The Gross Domestic Product (GDP) in Ireland expanded 6.30 percent in the second quarter of 2021 over the previous quarter. source: Central Statistics Office Ireland

GDP Growth Rate in Ireland averaged 1.51 percent from 1995 until 2021, reaching an all time high of 22.60 percent in the first quarter of 2015 and a record low of -5.30 percent in the first quarter of 2017. This page provides - Ireland GDP Growth Rate - actual values, historical data, forecast, chart, statistics, economic calendar and news. Ireland GDP Growth Rate - data, historical chart, forecasts and calendar of releases - was last updated on September of 2021.

GDP Growth Rate in Ireland is expected to be 4.40 percent by the end of this quarter, according to Trading Economics global macro models and analysts expectations. In the long-term, the Ireland GDP Growth Rate is projected to trend around 0.70 percent in 2022 and 0.60 percent in 2023, according to our econometric models.

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Ireland GDP Growth Rate

Actual Previous Highest Lowest Dates Unit Frequency
6.30 8.70 22.60 -5.30 1995 - 2021 percent Quarterly

Calendar GMT Actual Previous Consensus TEForecast
2020-12-04 11:00 AM Q3 11.1% -3.2% 3.8%
2021-03-05 11:00 AM Q4 -5.1% 11.8% -1%
2021-06-04 10:00 AM Q1 7.8% -4.4% -1.4%
2021-09-02 10:00 AM Q2 6.3% 8.7% 2.1%
2021-12-17 11:00 AM Q3 6.3% 4.4%

News Stream
Irish GDP Growth Slows to 6.3% in Q2
Ireland's economy grew by 6.3 percent from the previous period in the second quarter of 2021, easing from an upwardly revised 8.7 percent expansion in Q1. Household consumption expanded 12.6 percent (vs -5.7 in Q1) and fixed investment advanced 5.8 percent (vs -25.7 percent). Also, foreign demand contributed to growth, as exports surged 6.4 percent (vs 2.6 percent) while imports rose at a softer 5.4 percent (vs -15.3 percent). On a yearly basis, the economy expanded 21.6 percent, following an 11.2 percent gain in Q1.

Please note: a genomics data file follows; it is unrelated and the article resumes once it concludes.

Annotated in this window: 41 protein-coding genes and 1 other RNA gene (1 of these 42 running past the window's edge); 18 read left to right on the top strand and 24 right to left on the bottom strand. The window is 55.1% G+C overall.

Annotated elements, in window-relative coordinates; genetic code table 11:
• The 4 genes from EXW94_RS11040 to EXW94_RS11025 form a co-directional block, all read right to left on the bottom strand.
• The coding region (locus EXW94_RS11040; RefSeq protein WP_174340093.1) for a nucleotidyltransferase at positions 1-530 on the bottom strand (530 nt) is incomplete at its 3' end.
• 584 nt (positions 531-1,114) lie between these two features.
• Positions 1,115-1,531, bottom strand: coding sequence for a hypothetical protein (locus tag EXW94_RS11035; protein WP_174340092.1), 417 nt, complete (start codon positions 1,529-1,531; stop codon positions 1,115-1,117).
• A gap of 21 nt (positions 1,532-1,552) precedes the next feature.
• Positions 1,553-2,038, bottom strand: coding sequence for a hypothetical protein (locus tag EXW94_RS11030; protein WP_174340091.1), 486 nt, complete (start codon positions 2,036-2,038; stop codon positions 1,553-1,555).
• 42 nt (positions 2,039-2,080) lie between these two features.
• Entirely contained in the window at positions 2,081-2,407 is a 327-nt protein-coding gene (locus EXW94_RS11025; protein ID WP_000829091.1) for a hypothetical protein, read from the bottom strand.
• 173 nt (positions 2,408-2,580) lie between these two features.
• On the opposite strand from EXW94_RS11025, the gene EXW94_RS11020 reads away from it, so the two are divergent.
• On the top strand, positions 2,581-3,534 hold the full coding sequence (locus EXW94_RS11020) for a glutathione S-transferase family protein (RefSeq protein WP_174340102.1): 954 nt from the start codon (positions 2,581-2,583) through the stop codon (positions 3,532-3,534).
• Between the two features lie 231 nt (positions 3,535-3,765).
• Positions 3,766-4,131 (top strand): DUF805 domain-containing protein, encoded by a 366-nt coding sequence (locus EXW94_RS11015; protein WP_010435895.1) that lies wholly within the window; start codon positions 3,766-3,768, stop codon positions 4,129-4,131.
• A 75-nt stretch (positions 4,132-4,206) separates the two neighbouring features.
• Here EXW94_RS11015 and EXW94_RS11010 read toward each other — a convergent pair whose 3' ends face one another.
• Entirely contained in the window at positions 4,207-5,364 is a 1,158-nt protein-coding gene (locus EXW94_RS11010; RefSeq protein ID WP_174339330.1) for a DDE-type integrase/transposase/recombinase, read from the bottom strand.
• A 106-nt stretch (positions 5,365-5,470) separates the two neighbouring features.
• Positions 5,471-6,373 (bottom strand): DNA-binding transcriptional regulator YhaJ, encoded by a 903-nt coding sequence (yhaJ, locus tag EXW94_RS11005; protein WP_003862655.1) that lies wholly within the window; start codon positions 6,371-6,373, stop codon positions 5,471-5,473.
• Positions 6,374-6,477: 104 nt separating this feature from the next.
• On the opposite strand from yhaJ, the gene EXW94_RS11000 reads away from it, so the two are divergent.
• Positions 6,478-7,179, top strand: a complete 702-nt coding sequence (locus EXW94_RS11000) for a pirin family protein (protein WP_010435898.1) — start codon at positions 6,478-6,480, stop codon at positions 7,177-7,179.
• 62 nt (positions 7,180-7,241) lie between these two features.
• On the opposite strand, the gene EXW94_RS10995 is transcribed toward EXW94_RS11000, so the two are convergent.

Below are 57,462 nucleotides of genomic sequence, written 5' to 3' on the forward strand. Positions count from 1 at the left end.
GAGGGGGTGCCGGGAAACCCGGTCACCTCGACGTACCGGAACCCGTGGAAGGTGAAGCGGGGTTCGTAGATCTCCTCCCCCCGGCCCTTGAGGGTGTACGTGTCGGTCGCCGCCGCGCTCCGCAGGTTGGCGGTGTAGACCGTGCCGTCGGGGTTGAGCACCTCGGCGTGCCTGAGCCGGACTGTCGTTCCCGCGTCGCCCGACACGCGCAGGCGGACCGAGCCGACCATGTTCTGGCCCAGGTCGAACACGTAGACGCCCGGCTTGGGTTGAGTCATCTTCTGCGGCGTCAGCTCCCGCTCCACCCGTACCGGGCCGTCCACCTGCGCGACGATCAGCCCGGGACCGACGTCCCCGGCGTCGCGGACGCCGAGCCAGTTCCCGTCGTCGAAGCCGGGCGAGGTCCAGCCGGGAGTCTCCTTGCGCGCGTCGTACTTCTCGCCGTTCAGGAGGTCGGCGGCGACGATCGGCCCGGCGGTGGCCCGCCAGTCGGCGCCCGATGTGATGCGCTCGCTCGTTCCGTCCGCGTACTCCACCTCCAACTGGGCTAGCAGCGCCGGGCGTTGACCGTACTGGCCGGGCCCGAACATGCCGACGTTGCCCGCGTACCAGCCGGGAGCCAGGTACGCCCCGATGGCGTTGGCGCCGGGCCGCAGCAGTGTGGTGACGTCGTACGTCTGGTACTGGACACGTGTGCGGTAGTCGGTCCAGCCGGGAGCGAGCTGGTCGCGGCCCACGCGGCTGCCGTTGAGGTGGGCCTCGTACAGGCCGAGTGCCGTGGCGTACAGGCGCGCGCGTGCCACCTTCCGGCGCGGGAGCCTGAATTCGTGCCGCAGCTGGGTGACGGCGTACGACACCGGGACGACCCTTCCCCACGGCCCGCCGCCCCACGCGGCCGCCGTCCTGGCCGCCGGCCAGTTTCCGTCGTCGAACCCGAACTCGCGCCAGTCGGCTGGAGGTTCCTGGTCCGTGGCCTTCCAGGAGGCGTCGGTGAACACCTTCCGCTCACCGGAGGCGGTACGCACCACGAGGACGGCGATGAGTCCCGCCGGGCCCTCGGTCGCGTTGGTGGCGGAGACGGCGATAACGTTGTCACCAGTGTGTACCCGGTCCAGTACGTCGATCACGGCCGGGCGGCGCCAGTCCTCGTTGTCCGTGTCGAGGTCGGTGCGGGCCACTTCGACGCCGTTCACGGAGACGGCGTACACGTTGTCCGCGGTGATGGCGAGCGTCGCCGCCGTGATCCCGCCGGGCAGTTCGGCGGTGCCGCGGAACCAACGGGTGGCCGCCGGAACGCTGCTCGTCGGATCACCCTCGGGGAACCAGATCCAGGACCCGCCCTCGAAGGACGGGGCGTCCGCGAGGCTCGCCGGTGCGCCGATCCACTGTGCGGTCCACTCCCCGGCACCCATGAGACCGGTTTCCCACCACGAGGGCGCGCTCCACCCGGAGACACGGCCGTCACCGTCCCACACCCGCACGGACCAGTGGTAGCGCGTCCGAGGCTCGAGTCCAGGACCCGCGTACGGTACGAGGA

Irish Economy Rebounds Sharply in Q1
Ireland's economy grew by percent from the previous period in the first quarter of 2021, rebounding from a downwardly revised 4.4 percent contraction in September-December. Government expenditure accelerated (1.1 percent vs 0.1 percent in Q4) and net foreign demand contributed positively to growth, as exports jumped 5.8 percent (vs 4.8 percent) while imports slumped 8.9 percent (vs 23.9 percent). On the other hand, household consumption declined faster (-5.1 percent vs -2.4 percent) and gross fixed capital formation tumbled (-19.5 percent vs 28.1 percent). On a yearly basis, the economy expanded 11.8 percent, following a 1.5 percent advance in Q4.
Irish Economy Returns to Contraction in Q4
The Irish economy shrank 5.1 percent on quarter in the last three months of 2020, after a revised 11.8 percent expansion in the previous period. Household consumption declined 2.3 percent, reversing from a 20.9 percent jump in Q3 and net foreign demand contributed negatively to growth, as exports rose 4 percent (vs 7.2 percent in Q3) while imports soared 24.4 percent (vs 2.1 percent in Q3). Meantime, government expenditures eased (0.1 percent vs 1 percent) while fixed investment advanced faster (28.7 percent vs 5.9 percent). On a yearly basis, the economy grew by 1.5 percent, following an 8.7 percent expansion in Q3. Considering full 2020, Ireland's GDP grew 3.4 percent with COVID-19 restrictions impacting all quarters of the year.
Irish Economy Rebounds Firmly in Q3
Ireland's economy grew by 11.1 percent from the previous period in the third quarter of 2020, rebounding from a downwardly revised 3.2 percent contraction in April-June due to the COVID restrictions. Household consumption expanded 21.3 percent (vs -19.1 percent in Q2) and fixed investment rose 4.4 percent (vs -64.4 percent in Q2). In addition, net external demand contributed positively to the GDP as exports jumped 5.7 percent (vs -2.9 percent in Q2) and imports increased at a softer 1.5 percent (vs -35.8 percent in Q2). On a yearly basis, the economy grew by 8.1 percent, rebounding from a 3.2 contraction in the previous three-month period.

Ireland GDP Growth Rate
Irish economy is based on foreign trade, industry and investment. The country is major high-tech manufacturer and is one of the world’s biggest exporters of pharmaceuticals and software. On the expenditure side, household consumption is the main component of GDP and accounts for 44 percent, followed by gross fixed capital formation (19 percent) and government expenditure (17 percent). Net exports adds 19 percent to total GDP as exports account for 114 percent while imports for 95 percent.